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Unraveling the mysteries of the universe: The search for dark matter

Working half a mile underground in an old Minnesota mine, two engineering students and their physics professor described the subterranean lab as pretty typical … except for the occasional bat flying overhead.

Messiah College Physics Professor Abaz Kryemadhi and two engineering students, Joel Love ‘14 and Nick Martin ‘14, were awarded a Department of Energy Visiting Faculty Program grant to spend 10 weeks at Fermi National Accelerator Laboratory in Chicago. There they worked with the Cryogenic Dark Matter Search (CDMS) experiment which is located half a mile underground in an old mine in Soudan, MN. The Messiah College team worked on simulation and detector design for a new generation detector called SuperCDMS.

Student Joel Love describes getting into the mine, “We road an elevator a half-mile down a slightly inclined shaft. The darkness and the incline threw our sense of balance pretty badly, and we bumped into each other the whole way down.” Other than unusual transport to the lab, Love says, the research facility was hardly distinguishable from any other lab he’s seen.

Within the lab, the Messiah researchers were part of a contingency studying dark matter. Kryemadhi explains, dark matter is a form of exotic matter which interacts primarily through gravity with “ordinary” matter (which makes planets, stars and us). Dark matter is about five times more abundant than regular matter but because of its weak interaction, it has evaded direct detection. Evidence for its existence comes from indirect sources.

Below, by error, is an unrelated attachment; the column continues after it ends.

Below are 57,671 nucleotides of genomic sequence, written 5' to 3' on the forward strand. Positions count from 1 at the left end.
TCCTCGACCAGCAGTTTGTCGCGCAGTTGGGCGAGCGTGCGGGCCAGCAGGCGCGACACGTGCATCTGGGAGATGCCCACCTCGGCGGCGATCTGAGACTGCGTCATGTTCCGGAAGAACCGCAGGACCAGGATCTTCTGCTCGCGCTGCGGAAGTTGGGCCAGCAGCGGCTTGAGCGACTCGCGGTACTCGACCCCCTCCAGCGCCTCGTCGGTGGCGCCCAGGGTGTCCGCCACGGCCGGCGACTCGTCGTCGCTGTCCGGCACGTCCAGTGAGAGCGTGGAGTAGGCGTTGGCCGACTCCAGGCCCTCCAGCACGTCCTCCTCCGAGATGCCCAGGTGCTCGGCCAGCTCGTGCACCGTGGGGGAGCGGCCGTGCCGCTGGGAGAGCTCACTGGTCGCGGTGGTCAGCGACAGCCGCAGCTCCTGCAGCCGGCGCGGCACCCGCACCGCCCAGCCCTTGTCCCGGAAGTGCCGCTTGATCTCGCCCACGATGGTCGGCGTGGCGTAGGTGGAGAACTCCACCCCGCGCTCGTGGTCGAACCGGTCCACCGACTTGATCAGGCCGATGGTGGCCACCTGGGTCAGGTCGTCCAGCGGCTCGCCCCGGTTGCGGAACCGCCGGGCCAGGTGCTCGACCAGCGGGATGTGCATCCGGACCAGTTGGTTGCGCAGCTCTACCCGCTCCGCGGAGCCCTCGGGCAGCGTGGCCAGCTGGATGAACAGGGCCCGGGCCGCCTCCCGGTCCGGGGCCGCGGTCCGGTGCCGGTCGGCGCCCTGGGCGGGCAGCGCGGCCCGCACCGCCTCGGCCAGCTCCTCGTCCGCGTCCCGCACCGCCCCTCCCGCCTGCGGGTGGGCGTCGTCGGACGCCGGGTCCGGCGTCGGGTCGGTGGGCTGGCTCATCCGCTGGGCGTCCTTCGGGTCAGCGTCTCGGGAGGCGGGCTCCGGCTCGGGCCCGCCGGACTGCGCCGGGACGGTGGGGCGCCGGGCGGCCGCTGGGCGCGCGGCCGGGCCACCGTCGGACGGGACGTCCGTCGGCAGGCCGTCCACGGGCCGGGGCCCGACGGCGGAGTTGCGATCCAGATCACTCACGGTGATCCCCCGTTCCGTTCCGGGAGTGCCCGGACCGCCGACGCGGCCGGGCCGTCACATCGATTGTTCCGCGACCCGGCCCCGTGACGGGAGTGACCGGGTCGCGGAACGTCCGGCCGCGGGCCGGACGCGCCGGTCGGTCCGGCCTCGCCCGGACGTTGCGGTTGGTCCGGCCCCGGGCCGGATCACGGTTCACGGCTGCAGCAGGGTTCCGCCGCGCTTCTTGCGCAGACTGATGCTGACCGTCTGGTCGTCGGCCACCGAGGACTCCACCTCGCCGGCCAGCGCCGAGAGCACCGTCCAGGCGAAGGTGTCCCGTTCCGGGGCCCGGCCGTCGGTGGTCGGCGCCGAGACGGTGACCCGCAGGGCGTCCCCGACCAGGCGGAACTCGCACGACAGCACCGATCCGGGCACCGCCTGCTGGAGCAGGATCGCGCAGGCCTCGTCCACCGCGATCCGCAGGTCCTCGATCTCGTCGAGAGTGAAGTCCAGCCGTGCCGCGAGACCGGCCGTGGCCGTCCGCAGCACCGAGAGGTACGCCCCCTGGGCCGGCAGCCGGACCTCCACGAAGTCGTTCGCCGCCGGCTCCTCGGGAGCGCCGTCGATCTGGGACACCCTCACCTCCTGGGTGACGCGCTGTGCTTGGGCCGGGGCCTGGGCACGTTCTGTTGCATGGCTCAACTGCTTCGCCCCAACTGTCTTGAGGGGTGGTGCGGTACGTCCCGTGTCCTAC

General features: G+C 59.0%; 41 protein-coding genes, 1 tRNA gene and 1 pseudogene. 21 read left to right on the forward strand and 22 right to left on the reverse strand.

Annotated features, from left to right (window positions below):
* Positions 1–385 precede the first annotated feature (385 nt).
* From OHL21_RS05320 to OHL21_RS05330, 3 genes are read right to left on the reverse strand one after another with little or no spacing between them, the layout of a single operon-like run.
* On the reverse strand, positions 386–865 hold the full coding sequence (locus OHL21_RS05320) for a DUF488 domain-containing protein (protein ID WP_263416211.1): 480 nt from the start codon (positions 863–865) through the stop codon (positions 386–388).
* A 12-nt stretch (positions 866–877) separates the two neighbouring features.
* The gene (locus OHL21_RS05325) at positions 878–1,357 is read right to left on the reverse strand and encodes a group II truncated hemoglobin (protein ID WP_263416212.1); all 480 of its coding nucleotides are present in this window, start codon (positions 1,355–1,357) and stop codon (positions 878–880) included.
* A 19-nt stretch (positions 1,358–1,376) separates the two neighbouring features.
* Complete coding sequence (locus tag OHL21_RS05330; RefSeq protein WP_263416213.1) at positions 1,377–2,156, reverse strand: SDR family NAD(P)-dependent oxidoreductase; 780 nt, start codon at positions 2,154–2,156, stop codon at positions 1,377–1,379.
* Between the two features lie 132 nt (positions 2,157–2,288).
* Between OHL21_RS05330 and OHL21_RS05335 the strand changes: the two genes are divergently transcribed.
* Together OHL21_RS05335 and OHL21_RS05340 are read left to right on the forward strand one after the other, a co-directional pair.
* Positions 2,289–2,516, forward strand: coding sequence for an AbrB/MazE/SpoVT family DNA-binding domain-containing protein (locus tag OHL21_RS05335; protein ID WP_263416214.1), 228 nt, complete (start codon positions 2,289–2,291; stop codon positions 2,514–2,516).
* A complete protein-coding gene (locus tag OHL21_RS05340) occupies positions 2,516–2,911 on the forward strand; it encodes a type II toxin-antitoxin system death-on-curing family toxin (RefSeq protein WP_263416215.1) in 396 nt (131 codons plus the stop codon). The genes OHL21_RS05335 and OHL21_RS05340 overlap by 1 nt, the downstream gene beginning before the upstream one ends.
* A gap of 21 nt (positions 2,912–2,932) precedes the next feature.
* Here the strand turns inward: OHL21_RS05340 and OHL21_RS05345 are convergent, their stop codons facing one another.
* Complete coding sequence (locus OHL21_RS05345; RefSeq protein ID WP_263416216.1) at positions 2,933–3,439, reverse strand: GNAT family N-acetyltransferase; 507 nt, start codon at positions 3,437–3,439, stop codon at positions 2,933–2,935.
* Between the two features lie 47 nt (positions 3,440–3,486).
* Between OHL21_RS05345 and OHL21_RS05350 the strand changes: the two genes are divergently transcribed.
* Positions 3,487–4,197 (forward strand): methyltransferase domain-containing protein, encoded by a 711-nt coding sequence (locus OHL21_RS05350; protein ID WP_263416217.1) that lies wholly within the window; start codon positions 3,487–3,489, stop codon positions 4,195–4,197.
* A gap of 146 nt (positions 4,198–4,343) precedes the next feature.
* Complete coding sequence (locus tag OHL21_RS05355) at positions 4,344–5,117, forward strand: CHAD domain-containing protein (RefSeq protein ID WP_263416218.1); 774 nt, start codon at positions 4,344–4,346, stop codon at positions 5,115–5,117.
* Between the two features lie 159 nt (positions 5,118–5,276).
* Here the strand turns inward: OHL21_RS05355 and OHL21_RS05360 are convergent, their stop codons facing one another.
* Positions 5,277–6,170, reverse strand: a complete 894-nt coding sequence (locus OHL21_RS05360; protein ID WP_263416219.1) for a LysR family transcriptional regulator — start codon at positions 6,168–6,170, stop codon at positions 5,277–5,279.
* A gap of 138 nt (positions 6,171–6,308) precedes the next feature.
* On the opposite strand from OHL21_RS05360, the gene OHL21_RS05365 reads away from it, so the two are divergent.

It is believed that dark matter is in a form of exotic particles such as Weakly Interacting Massive Particles (WIMPs), which on very rare occasions would hit atoms of ordinary matter, and the recoil energy of this collision could be detected as a fingerprint for the WIMPs. In order to sort out which recoil was from dark matter and which one was from ordinary matter, the experiment is located deep underground to escape the high flux of cosmic rays on the surface. Also, crystals where collisions happen are kept at a temperature colder than the coldest spot in the universe.

Kryemadhi provides this example: for instance, our solar system is revolving around the Milky Way galaxy faster than if it were made of ordinary matter because of the gravity of this dark matter present in the Milky Way. Without dark matter, the rotation of our solar system would be unstable and Earth would have been kicked out of the galaxy.

Besides the opportunity to conduct fascinating research in a unique location, Love is also grateful for the experience because he now feels more confident about his ability to apply to research-oriented graduate programs.

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